For the fifth consecutive year, Golden Gate Audubon Society is partnering with the San Francisco Recreation and Park Department to create nesting opportunities for White-crowned Sparrows, Tree Swallows, Western Bluebirds, and other species at the Bison Paddock in Golden Gate Park.
GGAS volunteers work with park department staff once a month to create habitat and maintain nest boxes at the edge of the paddock.
During their most recent work day in March, volunteers removed invasive weeds and planted native species that would attract White-crowned Sparrows to nest. They also relocated some Tree Swallow nest boxes in an effort to improve nesting success in the 2017 breeding season. During the fall, volunteers had cleaned out the boxes and documented contents such as eggs that did not hatch.
“Because of our partnership with the Golden Gate Audubon Society and our passionate volunteers, San Franciscans can enjoy watching birds and bison thrive in Golden Gate Park,” said Phil Ginsburg, SF Rec and Park General Manager. “We welcome the public to join us in our efforts to restore parks and natural areas, and encourage the return of wildlife in our City.”
The goal of the restoration project is to create habitat and nesting opportunities for White-Crowned Sparrows, a species that is diminishing in San Francisco. The Nuttall’s subspecies of White-Crowned Sparrows live along the California coast year round, while other subspecies spend only the winter here. White-Crowned Sparrows nest in a clump of vegetation on the ground or at the base of a bush or short tree. The nests are made of grass, leaves, twigs, pine, moss, bark, hair and feathers. The sparrows lay between two and five eggs in each clutch. By contrast, Western Bluebirds and Tree Swallows prefer to nest in the elevated boxes installed by GGAS and Rec & Parks.
“We’ve been delighted to work with Rec & Parks to enhance the habitat by the paddock for wildlife and people,” said Cindy Margulis, Executive Director of Golden Gate Audubon. “Our members have cherished this remarkable park since our founding a century ago. Restoration is one of the ways we can sustain the marvels of nature in urban parklands.”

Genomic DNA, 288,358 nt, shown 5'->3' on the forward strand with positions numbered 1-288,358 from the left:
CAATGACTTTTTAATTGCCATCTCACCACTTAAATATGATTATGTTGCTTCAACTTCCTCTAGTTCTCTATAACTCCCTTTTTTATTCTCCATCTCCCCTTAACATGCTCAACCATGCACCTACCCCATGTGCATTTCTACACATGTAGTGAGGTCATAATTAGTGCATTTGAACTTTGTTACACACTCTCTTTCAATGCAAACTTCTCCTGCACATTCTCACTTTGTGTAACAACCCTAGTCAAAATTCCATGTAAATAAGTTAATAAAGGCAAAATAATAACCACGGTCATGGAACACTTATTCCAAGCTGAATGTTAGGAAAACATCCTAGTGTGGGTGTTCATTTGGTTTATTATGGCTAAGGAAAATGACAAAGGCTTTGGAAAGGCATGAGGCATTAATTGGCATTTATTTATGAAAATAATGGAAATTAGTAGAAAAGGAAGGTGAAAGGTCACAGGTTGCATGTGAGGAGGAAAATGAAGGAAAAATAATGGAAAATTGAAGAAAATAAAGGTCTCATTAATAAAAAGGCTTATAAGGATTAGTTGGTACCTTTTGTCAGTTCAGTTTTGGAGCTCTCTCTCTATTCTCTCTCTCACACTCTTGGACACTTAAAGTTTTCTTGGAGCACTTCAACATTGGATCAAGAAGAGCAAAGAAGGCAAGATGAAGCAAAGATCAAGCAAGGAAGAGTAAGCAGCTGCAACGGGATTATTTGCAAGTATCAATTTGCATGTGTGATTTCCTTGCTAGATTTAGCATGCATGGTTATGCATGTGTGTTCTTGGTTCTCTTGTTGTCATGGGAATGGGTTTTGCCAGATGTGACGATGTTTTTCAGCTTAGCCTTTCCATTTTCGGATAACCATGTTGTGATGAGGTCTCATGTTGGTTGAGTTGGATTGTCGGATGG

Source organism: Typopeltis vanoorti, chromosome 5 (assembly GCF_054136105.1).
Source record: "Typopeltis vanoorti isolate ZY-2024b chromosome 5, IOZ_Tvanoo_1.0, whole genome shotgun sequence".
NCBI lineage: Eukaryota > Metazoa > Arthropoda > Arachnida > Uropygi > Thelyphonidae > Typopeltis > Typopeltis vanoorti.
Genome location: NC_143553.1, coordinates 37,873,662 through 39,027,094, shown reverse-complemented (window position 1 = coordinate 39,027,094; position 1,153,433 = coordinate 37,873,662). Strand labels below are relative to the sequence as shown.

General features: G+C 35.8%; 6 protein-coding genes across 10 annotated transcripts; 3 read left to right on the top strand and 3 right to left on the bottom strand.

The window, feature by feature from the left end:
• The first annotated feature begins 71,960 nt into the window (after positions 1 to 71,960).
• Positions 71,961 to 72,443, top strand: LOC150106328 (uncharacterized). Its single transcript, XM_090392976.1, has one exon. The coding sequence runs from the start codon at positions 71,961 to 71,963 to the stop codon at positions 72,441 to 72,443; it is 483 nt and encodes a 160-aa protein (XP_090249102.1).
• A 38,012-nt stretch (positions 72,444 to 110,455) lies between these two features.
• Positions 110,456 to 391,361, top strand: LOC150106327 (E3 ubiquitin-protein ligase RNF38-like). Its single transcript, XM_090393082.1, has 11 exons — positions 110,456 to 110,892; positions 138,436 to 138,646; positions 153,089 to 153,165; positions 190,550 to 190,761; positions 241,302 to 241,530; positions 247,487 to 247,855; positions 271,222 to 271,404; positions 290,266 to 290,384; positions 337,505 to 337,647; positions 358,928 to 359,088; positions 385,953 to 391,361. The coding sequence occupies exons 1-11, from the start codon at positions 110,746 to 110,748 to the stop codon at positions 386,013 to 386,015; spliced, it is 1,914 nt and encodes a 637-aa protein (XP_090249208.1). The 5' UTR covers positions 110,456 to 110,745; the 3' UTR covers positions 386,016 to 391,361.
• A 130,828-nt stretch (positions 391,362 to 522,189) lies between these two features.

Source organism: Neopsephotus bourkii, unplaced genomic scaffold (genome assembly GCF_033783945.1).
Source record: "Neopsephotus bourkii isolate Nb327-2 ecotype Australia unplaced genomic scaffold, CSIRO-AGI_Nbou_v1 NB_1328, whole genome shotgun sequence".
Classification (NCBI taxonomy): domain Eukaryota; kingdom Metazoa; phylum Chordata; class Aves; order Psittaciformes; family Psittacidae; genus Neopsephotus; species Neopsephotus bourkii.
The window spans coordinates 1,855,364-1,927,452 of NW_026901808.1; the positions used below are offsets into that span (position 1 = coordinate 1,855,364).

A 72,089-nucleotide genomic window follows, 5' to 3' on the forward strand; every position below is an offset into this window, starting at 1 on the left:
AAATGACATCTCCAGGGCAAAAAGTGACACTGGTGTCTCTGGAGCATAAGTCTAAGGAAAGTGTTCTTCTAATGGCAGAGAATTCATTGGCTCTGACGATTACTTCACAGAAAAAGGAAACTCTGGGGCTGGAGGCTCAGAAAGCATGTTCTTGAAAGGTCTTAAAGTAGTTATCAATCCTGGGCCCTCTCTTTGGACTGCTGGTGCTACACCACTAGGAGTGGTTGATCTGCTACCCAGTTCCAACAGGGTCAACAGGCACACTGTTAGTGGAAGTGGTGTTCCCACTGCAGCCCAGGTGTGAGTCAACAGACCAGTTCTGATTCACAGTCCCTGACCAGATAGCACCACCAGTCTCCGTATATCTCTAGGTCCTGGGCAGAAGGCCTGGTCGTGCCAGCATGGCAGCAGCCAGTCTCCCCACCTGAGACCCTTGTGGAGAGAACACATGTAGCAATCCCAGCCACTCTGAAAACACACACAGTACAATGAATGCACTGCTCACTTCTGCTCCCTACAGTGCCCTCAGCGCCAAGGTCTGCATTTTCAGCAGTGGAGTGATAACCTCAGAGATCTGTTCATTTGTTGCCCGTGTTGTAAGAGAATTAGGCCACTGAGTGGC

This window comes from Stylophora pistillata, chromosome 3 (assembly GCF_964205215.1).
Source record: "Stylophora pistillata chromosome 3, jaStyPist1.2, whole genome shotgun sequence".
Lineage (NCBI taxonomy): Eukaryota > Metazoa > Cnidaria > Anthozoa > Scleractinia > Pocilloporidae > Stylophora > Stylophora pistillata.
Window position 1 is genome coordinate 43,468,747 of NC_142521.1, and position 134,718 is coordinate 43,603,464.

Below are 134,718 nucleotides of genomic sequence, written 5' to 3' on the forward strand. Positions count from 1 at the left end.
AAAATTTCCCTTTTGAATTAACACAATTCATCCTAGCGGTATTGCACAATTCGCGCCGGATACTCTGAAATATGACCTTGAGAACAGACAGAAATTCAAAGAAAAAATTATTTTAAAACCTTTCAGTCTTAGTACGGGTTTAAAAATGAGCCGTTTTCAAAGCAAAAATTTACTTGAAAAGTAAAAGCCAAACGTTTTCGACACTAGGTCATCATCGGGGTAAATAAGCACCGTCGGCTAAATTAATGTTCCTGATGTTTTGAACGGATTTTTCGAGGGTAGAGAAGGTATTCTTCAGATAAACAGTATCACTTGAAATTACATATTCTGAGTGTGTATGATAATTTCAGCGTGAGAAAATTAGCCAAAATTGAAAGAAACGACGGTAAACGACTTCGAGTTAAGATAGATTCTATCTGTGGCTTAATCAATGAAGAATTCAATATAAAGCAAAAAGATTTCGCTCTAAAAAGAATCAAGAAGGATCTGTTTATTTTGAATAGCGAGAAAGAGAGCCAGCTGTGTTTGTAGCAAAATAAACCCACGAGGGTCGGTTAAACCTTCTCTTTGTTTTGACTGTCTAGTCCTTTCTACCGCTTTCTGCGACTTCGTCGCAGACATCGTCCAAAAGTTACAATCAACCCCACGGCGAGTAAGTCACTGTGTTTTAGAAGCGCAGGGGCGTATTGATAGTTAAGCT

“It’s so rewarding to work with volunteers to restore wildlife habitat and witness the fruits of our labor – it’s also nice to get outside and improve the parks that we love,” said Kimberly Kiefer, Director of Volunteer Services at SF Rec and Park.
Golden Gate Audubon member Susan Mullaney has volunteered at the Bison Paddock for over three years. Her work typically involves weeding along the edge of the path in the dry months of summer. In the winter, she plants native seedlings that provides food and shelter for birds, butterflies, and other wildlife. She also helps clean out the nest boxes each fall, after breeding season is over. T Mullaney said she has seen an increase in bird activity at the paddock over her three years working there.
“I see and hear more birds,” said Susan Mullaney. “It’s a little denser with vegetation, and the vegetation is more well-established. We’ve had American Goldfinches, White-crowned and Golden-crowned Sparrows, Tree Swallows, and juncos. And all summer the area is filled with hummingbirds.”
Want to help? Our Bison Paddock volunteer work day is the third Saturday of each month, from 9 a.m. to noon. The next one is April 15, 2017. No experience needed, all ages welcome! Details on our Volunteer web page.